Saturday, September 20, 2008

Today's Rant!

There are times I am embarrassed to say I'm a nurse - not too often, but occasionally. We have noticed at IMC that the NICU night nurses can be especially difficult and there is a serious power/control aura there anyway. We have put up with the ridiculous rules, realizing this is temporary. Everything was great for Nat and the baby last night. At 6:00 AM the nurse charges into her room, abruptly waking her and announcing that they need to give the baby a bottle. Once she woke up enough to realize what was going on the nurse told her the baby's urine output wasn't enough. Nat replied that she would like to discuss it with the doctor (which is just a doctor they have covering for her regular pediatrician who doesn't come to this hospital). She explained her concerns and the nurse said, "In thirty years of nursing and ten years of day care I have never seen a case of nipple confusion." I don't doubt this - she's never had a baby she encouraged to breastfeed and NICU nurses don't follow the babies once they go home. I know how many mothers abandon their efforts to breastfeed because of this and because they lack confidence in their ability to do it. Is it any wonder with this kind of message?

So this nurse went for the charge nurse who came in and threatened Natalie with taking her baby back to the NICU, putting him back on IV fluids, losing the privilege of "rooming in" and incurring much more expense in NICU charges if she did not comply with this demand. There was no discussion, no involvement of the parent with problem-solving or alternative ideas. Natalie is able to pump plenty of milk now and the lactation consultant was confident things were going well. The baby is responding and making good progress. This staff was on a power trip. They deal with extremely premature babies and other nurses on the unit had even indicated that the regular nursery could do anything they were doing at this point. In fact the doctor had even supported the transfer but nurses had overridden it when it appeared Avery needed some more oxygen. However, in the NICU the alarms were going off as frequently for high levels of O2 as for low and could have been normal fluctuation that other newborns would also have if they were indeed monitored this way. There was no discussion of alternative methods to increase fluids - and there are alternative methods - they just take more time.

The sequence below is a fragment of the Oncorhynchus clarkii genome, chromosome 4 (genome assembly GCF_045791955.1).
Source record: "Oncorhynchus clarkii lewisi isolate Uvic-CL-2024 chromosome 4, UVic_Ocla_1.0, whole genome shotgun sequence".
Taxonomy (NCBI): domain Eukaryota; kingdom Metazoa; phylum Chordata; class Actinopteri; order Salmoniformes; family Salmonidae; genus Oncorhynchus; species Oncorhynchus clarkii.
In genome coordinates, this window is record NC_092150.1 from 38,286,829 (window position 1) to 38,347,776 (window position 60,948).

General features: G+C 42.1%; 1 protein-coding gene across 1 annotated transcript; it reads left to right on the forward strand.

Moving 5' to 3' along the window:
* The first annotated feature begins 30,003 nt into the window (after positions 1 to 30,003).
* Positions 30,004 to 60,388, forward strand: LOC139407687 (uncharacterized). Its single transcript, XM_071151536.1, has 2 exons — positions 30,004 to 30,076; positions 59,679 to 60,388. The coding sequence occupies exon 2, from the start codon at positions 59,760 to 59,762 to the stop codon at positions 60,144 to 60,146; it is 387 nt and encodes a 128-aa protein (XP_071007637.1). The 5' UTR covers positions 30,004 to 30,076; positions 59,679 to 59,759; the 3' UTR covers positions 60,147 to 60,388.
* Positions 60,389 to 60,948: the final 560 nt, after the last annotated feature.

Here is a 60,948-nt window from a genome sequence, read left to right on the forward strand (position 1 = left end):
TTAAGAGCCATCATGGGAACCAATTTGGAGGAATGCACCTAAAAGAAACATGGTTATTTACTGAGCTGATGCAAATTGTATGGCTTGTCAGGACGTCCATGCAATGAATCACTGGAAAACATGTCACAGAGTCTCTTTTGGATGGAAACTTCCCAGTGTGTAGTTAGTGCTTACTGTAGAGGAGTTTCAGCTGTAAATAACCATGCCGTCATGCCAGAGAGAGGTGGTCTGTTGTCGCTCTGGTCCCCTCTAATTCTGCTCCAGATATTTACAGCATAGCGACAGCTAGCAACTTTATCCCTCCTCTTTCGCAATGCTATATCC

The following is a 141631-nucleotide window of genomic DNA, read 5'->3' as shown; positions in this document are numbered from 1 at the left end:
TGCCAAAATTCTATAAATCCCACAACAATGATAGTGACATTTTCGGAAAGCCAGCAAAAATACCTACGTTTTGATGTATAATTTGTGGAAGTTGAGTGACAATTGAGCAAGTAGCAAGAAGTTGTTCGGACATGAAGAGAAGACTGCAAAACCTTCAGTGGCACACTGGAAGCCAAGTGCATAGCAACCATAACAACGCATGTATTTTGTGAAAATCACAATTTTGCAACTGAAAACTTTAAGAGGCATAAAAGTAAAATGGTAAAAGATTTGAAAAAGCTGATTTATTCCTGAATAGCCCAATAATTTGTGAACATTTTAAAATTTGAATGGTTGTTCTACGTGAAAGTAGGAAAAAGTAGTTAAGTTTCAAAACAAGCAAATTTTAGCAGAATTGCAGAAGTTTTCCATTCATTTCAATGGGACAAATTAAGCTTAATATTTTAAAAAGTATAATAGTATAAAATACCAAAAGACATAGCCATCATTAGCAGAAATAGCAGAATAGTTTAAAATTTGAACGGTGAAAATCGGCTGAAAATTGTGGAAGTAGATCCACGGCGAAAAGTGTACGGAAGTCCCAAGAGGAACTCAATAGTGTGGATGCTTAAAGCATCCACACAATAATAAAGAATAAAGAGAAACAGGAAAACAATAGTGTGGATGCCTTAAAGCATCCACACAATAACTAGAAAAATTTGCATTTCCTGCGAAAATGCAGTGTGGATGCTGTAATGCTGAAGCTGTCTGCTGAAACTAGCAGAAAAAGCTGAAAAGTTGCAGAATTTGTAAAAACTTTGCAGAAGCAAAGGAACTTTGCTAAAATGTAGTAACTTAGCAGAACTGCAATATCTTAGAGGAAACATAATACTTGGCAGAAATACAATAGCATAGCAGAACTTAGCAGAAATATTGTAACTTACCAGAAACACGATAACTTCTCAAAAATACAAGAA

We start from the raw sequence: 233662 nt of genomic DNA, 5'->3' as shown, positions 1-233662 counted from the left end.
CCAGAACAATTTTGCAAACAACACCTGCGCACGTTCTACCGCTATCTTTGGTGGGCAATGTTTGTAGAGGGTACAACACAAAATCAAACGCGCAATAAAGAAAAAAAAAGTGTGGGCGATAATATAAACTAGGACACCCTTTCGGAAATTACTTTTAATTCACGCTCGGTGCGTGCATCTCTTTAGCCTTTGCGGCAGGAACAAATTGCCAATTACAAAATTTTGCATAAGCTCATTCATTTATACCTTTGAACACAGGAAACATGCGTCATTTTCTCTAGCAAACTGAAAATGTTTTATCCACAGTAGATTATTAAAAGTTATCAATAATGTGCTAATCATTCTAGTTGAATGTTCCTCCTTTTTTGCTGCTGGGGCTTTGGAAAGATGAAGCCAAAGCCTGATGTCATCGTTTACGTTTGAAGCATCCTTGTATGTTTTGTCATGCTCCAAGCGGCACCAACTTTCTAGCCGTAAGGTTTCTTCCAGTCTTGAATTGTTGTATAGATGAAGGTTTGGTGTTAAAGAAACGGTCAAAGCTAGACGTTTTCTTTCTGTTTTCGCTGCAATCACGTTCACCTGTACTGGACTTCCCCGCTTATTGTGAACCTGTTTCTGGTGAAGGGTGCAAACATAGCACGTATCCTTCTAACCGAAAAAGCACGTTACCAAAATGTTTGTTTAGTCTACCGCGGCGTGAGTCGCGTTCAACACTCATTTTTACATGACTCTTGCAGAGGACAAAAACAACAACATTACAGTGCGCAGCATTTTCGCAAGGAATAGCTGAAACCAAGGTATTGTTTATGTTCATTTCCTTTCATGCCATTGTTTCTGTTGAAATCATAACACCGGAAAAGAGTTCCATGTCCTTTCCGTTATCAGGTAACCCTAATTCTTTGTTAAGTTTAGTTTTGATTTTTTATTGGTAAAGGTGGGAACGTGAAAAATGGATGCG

All Natalie wanted was a little time to absorb this new information and a chance to discuss the problem with the doctor and lactation consultant. I suspect this is a case of the nurse panicking at the end of a shift and trying to cover her rear. But, the baby is not in any imminent danger andt his was not a crisis for the baby. In fact he just finally had a good bowel movement now that he is actually getting something to eat as opposed to the previous NPO (nothing by mouth) status.

I can't tell you how angry it makes me that the staff would add to Natalie's stress this way and cause her to have to defend herself like this. Now (on Saturday) she has to try to locate the patient advocate, talk to the doctor and the day nurses (AFTER they have heard the night nurse's version of the story) and try to plead her case. I get so angry!!! This is a very unprofessional way for the staff to behave. Shame on Intermountain Medical Center's NICU! They are competent for reviving and caring for sick and premature babies but their patient PR is inconsistent at best.

1 comment:

  1. I agree from my experience having a baby in the NICU that they are a very "anti-breastfeeding" bunch -- and the lactation consultants have a very difficult time with them. I'm sorry for what Nat is going through on many levels. I think you should definitely launch a formal complaint on her behalf.


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